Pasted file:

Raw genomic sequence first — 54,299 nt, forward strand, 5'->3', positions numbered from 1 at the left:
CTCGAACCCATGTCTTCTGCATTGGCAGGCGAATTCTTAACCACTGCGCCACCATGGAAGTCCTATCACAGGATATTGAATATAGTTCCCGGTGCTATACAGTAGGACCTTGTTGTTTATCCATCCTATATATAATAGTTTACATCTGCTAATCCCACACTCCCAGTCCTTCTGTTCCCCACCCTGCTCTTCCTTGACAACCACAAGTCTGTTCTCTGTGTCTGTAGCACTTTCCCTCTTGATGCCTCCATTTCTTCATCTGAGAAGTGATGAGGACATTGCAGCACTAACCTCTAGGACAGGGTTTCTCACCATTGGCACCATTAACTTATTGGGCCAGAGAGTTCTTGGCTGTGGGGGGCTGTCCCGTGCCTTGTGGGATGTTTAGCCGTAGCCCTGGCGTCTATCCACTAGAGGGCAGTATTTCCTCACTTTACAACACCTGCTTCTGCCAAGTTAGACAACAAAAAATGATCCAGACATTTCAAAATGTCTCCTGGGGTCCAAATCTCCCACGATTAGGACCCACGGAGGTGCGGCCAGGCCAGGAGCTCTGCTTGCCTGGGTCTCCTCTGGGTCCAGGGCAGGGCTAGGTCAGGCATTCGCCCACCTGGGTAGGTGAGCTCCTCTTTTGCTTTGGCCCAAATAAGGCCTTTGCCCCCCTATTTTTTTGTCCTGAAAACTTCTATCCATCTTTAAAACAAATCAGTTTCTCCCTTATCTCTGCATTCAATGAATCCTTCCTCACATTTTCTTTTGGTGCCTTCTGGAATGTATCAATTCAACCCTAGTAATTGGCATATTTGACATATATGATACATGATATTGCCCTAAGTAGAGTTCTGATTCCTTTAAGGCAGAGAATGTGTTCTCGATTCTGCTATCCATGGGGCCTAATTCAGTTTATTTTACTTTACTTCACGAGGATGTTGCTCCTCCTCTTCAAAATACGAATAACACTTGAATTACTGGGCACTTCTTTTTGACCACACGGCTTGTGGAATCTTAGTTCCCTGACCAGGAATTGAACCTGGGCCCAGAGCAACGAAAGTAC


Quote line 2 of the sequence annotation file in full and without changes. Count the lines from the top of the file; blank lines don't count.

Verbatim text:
CTCGAACCCATGTCTTCTGCATTGGCAGGCGAATTCTTAACCACTGCGCCACCATGGAAGTCCTATCACAGGATATTGAATATAGTTCCCGGTGCTATACAGTAGGACCTTGTTGTTTATCCATCCTATATATAATAGTTTACATCTGCTAATCCCACACTCCCAGTCCTTCTGTTCCCCACCCTGCTCTTCCTTGACAACCACAAGTCTGTTCTCTGTGTCTGTAGCACTTTCCCTCTTGATGCCTCCATTTCTTCATCTGAGAAGTGATGAGGACATTGCAGCACTAACCTCTAGGACAGGGTTTCTCACCATTGGCACCATTAACTTATTGGGCCAGAGAGTTCTTGGCTGTGGGGGGCTGTCCCGTGCCTTGTGGGATGTTTAGCCGTAGCCCTGGCGTCTATCCACTAGAGGGCAGTATTTCCTCACTTTACAACACCTGCTTCTGCCAAGTTAGACAACAAAAAATGATCCAGACATTTCAAAATGTCTCCTGGGGTCCAAATCTCCCACGATTAGGACCCACGGAGGTGCGGCCAGGCCAGGAGCTCTGCTTGCCTGGGTCTCCTCTGGGTCCAGGGCAGGGCTAGGTCAGGCATTCGCCCACCTGGGTAGGTGAGCTCCTCTTTTGCTTTGGCCCAAATAAGGCCTTTGCCCCCCTATTTTTTTGTCCTGAAAACTTCTATCCATCTTTAAAACAAATCAGTTTCTCCCTTATCTCTGCATTCAATGAATCCTTCCTCACATTTTCTTTTGGTGCCTTCTGGAATGTATCAATTCAACCCTAGTAATTGGCATATTTGACATATATGATACATGATATTGCCCTAAGTAGAGTTCTGATTCCTTTAAGGCAGAGAATGTGTTCTCGATTCTGCTATCCATGGGGCCTAATTCAGTTTATTTTACTTTACTTCACGAGGATGTTGCTCCTCCTCTTCAAAATACGAATAACACTTGAATTACTGGGCACTTCTTTTTGACCACACGGCTTGTGGAATCTTAGTTCCCTGACCAGGAATTGAACCTGGGCCCAGAGCAACGAAAGTAC